Airbnb in the Redwoods
My parents live in San Francisco now, but I unfortunately am not a native to the Bay Area. My Mom jokes that I’ve always been a California girl, I’ve just never lived in California—she’s probably right, and I think I appreciate the culture all the the more because of it.
This past April, I took a nine-day creative retreat for myself at a beautiful Airbnb in Mill Valley. It was situated in an area that was lovingly termed, “The Redwood neighborhood,” because the trees were protected, and the houses were built around them to a magical affect. One house had a tree trunk coming up through the roof, and climbed the hill in perfect harmony with nature in a series of ingenious laddered levels. Another house was perfectly rectangular, save where a tree with a ten-foot diameter grew at one corner—the architect, respecting the life of the tree, cut a giant half-moon out of the roof, so that the tree might continue to grow for a hundred years more. It was here first, after all, and the desire of the culture was that the trees would continue to live on after we were gone.
I adored these neighborhoods and the intention behind them. These giants lent a solemn presence, and a kind of watchful benevolence that made me feel peaceful as they cleansed the air I breathed. There was a unique peace here, a special kind of quiet—even children playing in one yard were muffled from the next yard over by the great trees—the affect of this at Muir Woods is truly overwhelming.
The airBnb, where I would be spending the next nine days, sat atop a steep hill, at the end of a long winding road. My apartment was on the far side of a sprawling home built into the hillside. The landscape was stunning, a perfect wilderness, and the rooms were cozy and bright, warm through the brisk mornings, and cool through the afternoons. I had a private patio overlooking the valleys and sharp hills. It was still low-forties before dawn in April, so I bundled up when I brought my coffee out to watch the sun crest the tall ridge before me. It shot its beams horizontally through the tree trunks as it rose, and ever so slowly the rays turned downward as the sun climbed above the mountain, until it lit the vivid mosses on the forest floor.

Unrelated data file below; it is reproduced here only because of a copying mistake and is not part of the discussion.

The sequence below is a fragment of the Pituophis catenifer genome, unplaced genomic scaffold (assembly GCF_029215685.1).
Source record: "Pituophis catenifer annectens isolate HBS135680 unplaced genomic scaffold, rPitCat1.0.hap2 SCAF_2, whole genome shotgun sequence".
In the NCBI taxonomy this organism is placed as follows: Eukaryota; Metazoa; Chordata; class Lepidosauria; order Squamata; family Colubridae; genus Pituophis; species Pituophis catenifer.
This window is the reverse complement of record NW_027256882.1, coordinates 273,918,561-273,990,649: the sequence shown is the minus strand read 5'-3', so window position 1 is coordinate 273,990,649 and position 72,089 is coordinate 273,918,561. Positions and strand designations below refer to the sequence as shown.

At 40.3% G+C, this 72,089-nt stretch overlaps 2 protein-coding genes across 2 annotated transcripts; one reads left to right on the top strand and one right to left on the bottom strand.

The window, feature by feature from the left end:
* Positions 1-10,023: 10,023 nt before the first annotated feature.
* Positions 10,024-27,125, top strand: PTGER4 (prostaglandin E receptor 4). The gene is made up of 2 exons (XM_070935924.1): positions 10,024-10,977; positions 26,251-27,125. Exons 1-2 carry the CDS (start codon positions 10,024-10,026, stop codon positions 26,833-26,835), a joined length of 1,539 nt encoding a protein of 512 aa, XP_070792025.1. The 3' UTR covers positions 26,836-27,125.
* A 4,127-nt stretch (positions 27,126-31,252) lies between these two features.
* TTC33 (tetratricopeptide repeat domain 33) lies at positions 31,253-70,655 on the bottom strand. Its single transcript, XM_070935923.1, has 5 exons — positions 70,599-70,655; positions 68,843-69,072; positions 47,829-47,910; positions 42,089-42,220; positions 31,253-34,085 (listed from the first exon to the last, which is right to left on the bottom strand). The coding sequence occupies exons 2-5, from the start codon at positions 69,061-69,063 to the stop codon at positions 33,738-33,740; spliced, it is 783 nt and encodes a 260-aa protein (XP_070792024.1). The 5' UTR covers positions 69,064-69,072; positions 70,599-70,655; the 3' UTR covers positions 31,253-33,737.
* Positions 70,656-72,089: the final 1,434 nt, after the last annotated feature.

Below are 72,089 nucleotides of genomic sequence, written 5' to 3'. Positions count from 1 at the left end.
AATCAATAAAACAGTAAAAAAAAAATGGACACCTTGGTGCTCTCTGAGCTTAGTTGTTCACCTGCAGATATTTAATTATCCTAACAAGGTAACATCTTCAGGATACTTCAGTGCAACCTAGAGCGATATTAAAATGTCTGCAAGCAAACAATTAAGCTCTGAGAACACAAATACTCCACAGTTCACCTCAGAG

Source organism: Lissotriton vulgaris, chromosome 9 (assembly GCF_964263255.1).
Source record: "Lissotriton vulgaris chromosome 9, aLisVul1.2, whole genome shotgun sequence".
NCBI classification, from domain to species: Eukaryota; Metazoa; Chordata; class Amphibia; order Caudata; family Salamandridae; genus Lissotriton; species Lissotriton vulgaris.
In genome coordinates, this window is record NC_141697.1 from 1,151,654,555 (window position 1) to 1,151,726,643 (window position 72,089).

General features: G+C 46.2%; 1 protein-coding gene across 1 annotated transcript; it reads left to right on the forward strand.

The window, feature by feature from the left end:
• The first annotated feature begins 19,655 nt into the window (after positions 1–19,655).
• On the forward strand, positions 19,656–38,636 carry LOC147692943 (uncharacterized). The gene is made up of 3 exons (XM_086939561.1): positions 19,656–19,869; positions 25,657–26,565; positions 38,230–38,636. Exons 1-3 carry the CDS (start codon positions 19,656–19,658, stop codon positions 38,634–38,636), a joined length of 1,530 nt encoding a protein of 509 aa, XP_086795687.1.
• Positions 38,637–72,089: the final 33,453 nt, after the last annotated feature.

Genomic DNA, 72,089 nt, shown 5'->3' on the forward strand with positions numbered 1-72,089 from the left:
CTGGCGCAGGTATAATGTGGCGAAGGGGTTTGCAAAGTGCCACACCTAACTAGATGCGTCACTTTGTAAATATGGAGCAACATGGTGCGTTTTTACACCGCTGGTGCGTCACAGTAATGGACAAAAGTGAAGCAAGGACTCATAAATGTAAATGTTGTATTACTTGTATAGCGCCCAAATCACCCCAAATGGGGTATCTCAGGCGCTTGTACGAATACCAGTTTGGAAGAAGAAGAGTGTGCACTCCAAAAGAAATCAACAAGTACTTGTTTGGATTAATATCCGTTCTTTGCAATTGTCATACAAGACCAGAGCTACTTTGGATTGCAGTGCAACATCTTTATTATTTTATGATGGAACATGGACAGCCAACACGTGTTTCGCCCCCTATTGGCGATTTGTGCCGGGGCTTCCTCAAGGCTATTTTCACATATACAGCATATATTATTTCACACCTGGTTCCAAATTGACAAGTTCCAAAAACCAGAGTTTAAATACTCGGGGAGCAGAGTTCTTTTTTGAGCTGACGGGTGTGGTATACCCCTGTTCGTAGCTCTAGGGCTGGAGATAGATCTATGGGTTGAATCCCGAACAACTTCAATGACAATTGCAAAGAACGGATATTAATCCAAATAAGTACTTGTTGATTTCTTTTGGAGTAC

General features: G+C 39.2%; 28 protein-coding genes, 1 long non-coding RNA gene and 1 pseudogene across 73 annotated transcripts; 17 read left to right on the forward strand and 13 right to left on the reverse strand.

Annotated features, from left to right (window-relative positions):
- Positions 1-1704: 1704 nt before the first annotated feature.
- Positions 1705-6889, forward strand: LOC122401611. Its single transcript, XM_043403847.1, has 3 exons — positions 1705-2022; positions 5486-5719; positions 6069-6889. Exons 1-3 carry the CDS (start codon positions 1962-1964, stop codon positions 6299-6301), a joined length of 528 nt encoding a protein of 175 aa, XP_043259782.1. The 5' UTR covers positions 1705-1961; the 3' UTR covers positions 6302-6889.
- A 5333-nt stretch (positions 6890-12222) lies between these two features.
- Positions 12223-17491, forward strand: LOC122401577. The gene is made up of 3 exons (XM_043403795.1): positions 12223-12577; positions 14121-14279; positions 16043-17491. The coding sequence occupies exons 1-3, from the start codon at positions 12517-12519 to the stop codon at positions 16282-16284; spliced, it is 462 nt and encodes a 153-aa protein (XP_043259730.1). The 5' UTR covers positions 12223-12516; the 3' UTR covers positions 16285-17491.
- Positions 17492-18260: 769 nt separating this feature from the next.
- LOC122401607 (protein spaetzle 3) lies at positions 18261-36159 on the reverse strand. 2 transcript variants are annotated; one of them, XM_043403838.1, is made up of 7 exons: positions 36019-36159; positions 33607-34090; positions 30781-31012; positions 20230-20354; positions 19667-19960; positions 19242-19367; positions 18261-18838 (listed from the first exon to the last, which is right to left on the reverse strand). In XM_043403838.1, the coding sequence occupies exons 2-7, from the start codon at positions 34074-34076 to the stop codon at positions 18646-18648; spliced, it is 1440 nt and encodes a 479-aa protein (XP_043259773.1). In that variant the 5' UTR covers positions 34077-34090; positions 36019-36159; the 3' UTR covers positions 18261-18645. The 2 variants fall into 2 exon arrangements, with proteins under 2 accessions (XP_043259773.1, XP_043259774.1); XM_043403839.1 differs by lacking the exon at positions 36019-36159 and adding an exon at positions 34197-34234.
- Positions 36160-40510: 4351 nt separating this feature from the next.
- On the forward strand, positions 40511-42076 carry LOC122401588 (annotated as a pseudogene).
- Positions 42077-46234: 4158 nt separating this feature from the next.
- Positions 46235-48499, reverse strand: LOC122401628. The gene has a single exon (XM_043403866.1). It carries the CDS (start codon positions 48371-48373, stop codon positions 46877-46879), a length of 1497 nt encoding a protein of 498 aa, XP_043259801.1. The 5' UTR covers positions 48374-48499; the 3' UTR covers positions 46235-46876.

The fingers of the branches were delicate for such giants, formed like mittens from the thin branches. When the sun shone, they glowed in hazed, golden halos. Spider webs glistened as the light traveled down the webs from trunk to trunk, like trolley cars on a cable-line. They shot between the trees in my periphery, catching my eye only to disappear and be impossible to find again until the light shifted. I would here for hours at a time, listening to the Redwoods and Sequoias creak above my head when the wind picked up.